Other warnings/precautions:

  • Appropriate use: Only indicated for treatment of acute migraine. If a patient does not respond to the first dose, the diagnosis of migraine should be reconsidered; rule out underlying neurologic disease in patients with atypical headache, migraine (with no prior history of migraine) or inadequate clinical response to initial dosing.

Monitoring Parameters

Headache severity, blood pressure, signs/symptoms suggestive of angina; perform a cardiovascular evaluation in triptan-naïve patients who have multiple cardiovascular risk factors (eg, increased age, diabetes, hypertension, smoking, obesity, strong family history of CAD), monitor ECG with first dose in patients with multiple cardiovascular risk factors who have a negative cardiovascular evaluation and consider periodic cardiovascular evaluation in such patients if they are intermittent long-term users; signs/symptoms of serotonin syndrome and hypersensitivity reactions.


Pregnancy Considerations

Adverse events were observed in animal reproduction studies. Information related to the use of frovatriptan in pregnancy has not been located. Until additional information is available, other agents are preferred for the initial treatment of migraine in pregnancy (Da Silva 2012; MacGregor 2012; Williams 2012).

Patient Education

  • Discuss specific use of drug and side effects with patient as it relates to treatment. (HCAHPS: During this hospital stay, were you given any medicine that you had not taken before? Before giving you any new medicine, how often did hospital staff tell you what the medicine was for? How often did hospital staff describe possible side effects in a way you could understand?)
  • Patient may experience loss of strength and energy, dry mouth, flushing, sensation of warmth, bone pain, or joint pain. Have patient report immediately to prescriber signs of serotonin syndrome (dizziness, severe headache, agitation, sensing things that seem real but are not, fast heartbeat, abnormal heartbeat, flushing, tremors, sweating a lot, change in balance, severe nausea, or severe diarrhea), signs of severe cardiac abnormalities (chest, throat, neck, or jaw tightness, pain, pressure, or heaviness; break out in a cold sweat; shortness of breath; fast heartbeat; abnormal heartbeat; or severe dizziness or passing out), signs of severe cerebrovascular disease (change in strength on one side is greater than the other, difficulty speaking or thinking, change in balance, or vision changes), vision changes, blindness, severe nausea, vomiting, severe or persistent headache, severe dizziness, passing out, constipation, diarrhea, severe abdominal pain, bloody diarrhea, weight loss, leg cramps, leg heaviness or tightness, sensation of cold, burning or aching in feet or toes, shortness of breath, burning or numbness feeling, or blue/gray skin discoloration (HCAHPS).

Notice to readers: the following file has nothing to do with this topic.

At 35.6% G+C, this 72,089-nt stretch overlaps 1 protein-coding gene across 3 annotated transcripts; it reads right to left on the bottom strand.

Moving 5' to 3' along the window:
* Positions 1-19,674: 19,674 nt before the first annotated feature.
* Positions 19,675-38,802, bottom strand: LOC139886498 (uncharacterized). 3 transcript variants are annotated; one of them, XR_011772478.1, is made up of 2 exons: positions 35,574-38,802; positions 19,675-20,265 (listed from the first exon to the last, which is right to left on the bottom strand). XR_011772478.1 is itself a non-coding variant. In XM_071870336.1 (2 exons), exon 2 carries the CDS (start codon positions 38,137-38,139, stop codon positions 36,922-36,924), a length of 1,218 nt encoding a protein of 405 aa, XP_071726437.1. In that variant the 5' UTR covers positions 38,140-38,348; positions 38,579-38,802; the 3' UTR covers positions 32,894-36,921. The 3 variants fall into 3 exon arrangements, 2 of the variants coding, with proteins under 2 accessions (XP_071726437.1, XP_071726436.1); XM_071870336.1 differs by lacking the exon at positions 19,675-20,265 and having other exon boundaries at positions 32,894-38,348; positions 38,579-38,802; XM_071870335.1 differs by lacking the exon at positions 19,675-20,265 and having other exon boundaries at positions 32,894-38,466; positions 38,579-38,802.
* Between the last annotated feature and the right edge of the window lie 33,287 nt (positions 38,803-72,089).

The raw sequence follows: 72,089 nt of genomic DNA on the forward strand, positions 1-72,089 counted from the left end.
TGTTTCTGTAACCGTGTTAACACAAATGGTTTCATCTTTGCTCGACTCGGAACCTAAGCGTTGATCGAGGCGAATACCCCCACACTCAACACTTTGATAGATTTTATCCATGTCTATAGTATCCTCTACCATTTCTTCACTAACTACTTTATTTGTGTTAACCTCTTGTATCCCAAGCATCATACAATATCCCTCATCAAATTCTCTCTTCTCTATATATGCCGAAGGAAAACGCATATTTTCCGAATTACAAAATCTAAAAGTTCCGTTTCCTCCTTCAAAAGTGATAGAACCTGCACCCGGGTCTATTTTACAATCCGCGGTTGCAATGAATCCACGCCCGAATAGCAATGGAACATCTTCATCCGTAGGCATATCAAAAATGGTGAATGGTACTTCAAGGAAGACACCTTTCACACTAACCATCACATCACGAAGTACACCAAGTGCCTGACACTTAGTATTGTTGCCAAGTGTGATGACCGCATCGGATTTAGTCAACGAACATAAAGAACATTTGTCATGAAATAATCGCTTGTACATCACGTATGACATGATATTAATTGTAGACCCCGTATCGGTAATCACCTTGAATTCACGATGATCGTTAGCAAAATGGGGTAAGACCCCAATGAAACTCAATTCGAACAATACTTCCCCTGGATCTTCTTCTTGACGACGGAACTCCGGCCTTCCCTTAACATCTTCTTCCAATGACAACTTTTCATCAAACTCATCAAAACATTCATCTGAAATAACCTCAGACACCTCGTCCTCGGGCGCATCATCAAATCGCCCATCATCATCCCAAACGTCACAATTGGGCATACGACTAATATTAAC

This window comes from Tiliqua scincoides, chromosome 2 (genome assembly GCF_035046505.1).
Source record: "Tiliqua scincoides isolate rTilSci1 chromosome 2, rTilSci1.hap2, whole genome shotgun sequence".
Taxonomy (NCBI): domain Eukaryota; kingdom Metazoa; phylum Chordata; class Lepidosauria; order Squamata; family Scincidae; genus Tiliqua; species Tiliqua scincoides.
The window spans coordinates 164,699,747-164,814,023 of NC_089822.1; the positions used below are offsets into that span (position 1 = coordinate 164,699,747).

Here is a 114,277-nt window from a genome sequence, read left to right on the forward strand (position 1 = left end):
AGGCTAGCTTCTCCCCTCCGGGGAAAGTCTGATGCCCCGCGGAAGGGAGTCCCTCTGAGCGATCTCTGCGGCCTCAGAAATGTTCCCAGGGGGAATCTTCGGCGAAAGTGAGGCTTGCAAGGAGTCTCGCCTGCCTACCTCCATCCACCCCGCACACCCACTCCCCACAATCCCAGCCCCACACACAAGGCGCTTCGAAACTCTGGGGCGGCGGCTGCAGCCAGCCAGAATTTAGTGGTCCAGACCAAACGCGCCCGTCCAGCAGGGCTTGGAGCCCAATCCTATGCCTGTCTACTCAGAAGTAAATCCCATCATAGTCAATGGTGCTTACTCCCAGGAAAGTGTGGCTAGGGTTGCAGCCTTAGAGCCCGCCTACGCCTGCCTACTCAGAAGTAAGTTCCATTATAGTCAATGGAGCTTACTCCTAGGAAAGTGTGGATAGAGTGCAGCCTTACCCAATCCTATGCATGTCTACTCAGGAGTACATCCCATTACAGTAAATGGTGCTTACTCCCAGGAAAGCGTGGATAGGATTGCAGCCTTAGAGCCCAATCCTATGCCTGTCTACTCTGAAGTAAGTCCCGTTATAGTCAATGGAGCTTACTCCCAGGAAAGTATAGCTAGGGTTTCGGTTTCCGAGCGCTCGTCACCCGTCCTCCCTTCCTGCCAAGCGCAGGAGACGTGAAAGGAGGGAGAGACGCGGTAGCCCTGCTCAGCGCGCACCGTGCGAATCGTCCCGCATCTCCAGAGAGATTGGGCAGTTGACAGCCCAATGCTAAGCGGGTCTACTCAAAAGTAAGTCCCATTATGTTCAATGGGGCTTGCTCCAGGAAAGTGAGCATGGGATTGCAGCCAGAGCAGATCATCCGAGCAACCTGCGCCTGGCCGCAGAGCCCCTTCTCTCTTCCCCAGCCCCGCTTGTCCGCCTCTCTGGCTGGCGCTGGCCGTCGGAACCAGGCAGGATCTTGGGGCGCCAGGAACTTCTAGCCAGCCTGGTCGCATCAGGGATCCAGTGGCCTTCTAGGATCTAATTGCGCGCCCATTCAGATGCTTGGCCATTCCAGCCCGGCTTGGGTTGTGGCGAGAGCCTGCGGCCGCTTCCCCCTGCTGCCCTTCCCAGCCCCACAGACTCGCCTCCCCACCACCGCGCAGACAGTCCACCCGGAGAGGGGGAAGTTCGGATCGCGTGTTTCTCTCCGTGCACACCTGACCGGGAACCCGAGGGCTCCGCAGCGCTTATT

• Educate patient about signs of a significant reaction (eg, wheezing; chest tightness; fever; itching; bad cough; blue skin color; seizures; or swelling of face, lips, tongue, or throat). Note: This is not a comprehensive list of all side effects. Patient should consult prescriber for additional questions.

Intended Use and Disclaimer: Should not be printed and given to patients. This information is intended to serve as a concise initial reference for health care professionals to use when discussing medications with a patient. You must ultimately rely on your own discretion, experience, and judgment in diagnosing, treating, and advising patients.

Source: Wolters Kluwer Health. Last updated January 16, 2020.